Zero Day Attacks
Security Analytics is a world-class network monitoring suite capable of identifying all sorts of traffic and log events. It is a suite of tools that help analysts and incident responders do their jobs. What is your organizations security team currently doing to prevent, detect, and respond to incidents and threats today?
Threat analysis should be part of an overall Risk Management program and should include detection and response.
If you feel your organization could benefit from an assessment to help answer your question, I would strongly encourage you to reach out to our Advanced Cyber Defense team and arrange an engagement. Tools help fight the battles, but strategy wins the war.
Hello Christopher,I appreciate your help in helping me clarify my query.However I want to know that with our current setup of RSA SA what is the source of update in case there is a zero day attack.Is it only through RSA live notifications.If that is the case we expect to get input about new ESA rules,app rules etc.Is it ?
As per Christopher I agree on that "Security Analytics is a world-class network monitoring suite capable of identifying all sorts of traffic and log events". Though for zero day attack we cannot go for the specific ESA rules, App rules and capture attack, for this we need to create multiple scenarios using perimeter devices and internal device's logs.
For example :
For signature based detection we can use detection systems such as Anti-Virus, Intrusion Prevention Systems, Content Inspection Systems and Application Firewalls or if we identify suspicious behavior by users and computers that may have been compromised by a zero day exploit then the only method is that to determine 'intrusion' i.e. Large file transfers detected by network flows, attempts at accessing data outside of a compromised user’s environment, disabling of services, installation of software and other infrequent acts imply compromise.
Also if you are using packet in your environment then it is best to use feeds for IOCs(Indicator of compromise), BOCs(behaviour of compromise) and packs specifically configures for such malicious activities. Else you can use manual feeds for malwares, blacklist IPs, domains etc and from RSA live also in order to monitor threat category, threat description and create dashboard, correlation and rules and monitor the traffic, trend and analyze the risk and behavior. You can also go for some basic activities check in the environment i.e.
1.) Determine Malicious Authentication Attempts.
2.) Identify Compromised Account Activities.
3.) Determine Data Exfiltration and Methods (Use proxy logs to determine data exfilteration or any http outbound activity)
4.) Malware search dashboard for any compromised endpoint.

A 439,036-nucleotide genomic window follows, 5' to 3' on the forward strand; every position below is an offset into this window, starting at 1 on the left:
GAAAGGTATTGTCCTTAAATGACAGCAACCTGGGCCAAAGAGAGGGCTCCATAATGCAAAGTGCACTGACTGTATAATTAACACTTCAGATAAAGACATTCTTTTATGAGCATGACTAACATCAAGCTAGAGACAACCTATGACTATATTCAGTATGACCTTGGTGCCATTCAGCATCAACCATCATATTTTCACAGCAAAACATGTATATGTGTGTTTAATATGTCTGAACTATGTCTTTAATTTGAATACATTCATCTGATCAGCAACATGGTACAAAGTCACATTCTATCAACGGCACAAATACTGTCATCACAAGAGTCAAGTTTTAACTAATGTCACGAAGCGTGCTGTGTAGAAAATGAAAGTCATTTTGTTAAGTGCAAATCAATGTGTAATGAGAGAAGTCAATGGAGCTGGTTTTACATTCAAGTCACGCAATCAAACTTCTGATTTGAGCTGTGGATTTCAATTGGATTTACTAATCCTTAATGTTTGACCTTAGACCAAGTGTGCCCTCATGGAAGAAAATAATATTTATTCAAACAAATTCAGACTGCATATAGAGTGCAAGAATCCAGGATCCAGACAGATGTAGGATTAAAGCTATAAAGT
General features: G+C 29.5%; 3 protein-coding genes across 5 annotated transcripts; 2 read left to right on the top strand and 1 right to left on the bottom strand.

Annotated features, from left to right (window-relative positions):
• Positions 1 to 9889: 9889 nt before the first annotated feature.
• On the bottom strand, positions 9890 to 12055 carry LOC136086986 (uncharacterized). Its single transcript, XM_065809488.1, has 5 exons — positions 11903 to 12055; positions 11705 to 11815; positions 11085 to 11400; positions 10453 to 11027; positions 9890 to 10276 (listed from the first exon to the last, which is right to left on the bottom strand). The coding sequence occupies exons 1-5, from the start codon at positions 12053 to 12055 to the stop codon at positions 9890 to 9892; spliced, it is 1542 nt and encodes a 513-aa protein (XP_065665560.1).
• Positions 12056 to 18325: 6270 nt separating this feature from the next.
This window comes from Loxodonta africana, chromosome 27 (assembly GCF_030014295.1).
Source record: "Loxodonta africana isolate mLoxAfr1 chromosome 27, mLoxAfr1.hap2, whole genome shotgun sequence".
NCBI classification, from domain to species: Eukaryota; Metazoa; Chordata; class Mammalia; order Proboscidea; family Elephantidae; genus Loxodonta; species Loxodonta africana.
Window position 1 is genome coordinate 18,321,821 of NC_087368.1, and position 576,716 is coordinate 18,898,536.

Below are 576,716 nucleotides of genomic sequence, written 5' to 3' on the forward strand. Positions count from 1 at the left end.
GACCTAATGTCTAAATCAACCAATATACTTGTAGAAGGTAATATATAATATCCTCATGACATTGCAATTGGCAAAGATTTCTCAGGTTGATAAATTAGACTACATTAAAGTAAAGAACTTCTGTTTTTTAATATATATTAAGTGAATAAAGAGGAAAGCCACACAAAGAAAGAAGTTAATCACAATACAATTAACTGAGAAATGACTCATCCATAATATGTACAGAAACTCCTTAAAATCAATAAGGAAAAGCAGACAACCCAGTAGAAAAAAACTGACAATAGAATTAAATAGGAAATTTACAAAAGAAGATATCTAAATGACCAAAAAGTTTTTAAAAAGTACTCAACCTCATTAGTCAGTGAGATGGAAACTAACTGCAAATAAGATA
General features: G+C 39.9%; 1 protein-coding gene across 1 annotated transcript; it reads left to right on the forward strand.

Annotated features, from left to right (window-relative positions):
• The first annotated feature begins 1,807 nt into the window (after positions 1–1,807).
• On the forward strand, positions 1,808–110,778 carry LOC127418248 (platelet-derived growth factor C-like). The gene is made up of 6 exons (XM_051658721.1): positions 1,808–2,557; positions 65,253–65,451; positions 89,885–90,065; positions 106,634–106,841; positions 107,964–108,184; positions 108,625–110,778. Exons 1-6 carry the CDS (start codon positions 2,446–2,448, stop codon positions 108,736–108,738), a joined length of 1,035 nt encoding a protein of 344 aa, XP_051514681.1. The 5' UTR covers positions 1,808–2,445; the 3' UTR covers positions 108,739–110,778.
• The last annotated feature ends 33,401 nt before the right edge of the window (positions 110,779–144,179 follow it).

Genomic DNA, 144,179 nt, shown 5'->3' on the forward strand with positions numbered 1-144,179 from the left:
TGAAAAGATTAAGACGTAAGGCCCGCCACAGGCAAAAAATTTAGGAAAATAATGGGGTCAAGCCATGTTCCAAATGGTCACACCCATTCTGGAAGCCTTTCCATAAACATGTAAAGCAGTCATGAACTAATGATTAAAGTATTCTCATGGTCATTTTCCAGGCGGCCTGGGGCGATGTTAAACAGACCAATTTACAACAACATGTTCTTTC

etc. Likewise you can create many checkpoint for malicious attacks, ransomwares, variants attacks etc.
Hi the very nature of it being a Zero day attack means that no signature based system will be aware of it. You need to know what is normal in your environment and whitelist all this normal stuff, so that you then start looking at abnormal traffic.
Having Netwitness Endpoint on your endpoint machines will help to detect abnormal behaviour as it only looks at the behaviour of applications and it not signature based.
However, there is no one size fits all solution. Buying more technology is not always the answer. I think you need to understand your own environment and know what normal behavior is, so you can concentrate on the more unusual stuff.
This is a hard task, so being able to prioritize by critical assets and automate as much as possible is worthwhile.
Live would be one way to receive updated content. There could also be other posts to this community site by members like yourself, around detection. This could be parsers, feeds, app rules, ESA rules, etc.
A zero-day attack could take many forms depending on the target. It could be in a windows executable that exploits code, office files, Flash, java and several others. It could be in the form of malicious web traffic that exploits a web application server. Or it could be something we haven't seen before.
You could also become aware of new attacks from research and intelligence from any number of sources. By placing your packet decoders to monitor all traffic inbound and outbound, you have a high likelihood of capturing the traffic involved in such an attack. From there, I would typically start looking at what my attack surface looked like. This would involve understanding what services and applications are exposed. After applying as much locking down of systems and applications as possible, I still need that visibility...not only in the network traffic, but the happenings on the host systems as well. Systems would generate logs. I will need those. Systems have certain processes and services running. I need to baseline that and understand what normal looks like. I allow email to enter my environment that may include attachments or links. I need to validate that.
Once we know what now how the systems within our organization should operate normally, it will make it easier to determine when the abnormal occurs. This is what should start an investigation.
I don't know of a tool that would call out "THIS IS A ZERO DAY ATTACK". Once we understand what normal system activity looks like, we can remove that hay and focus on the needles. Then, when we find that needle, we create some meta (parser, feed, app rule, ESA rule) to make it easier to find again.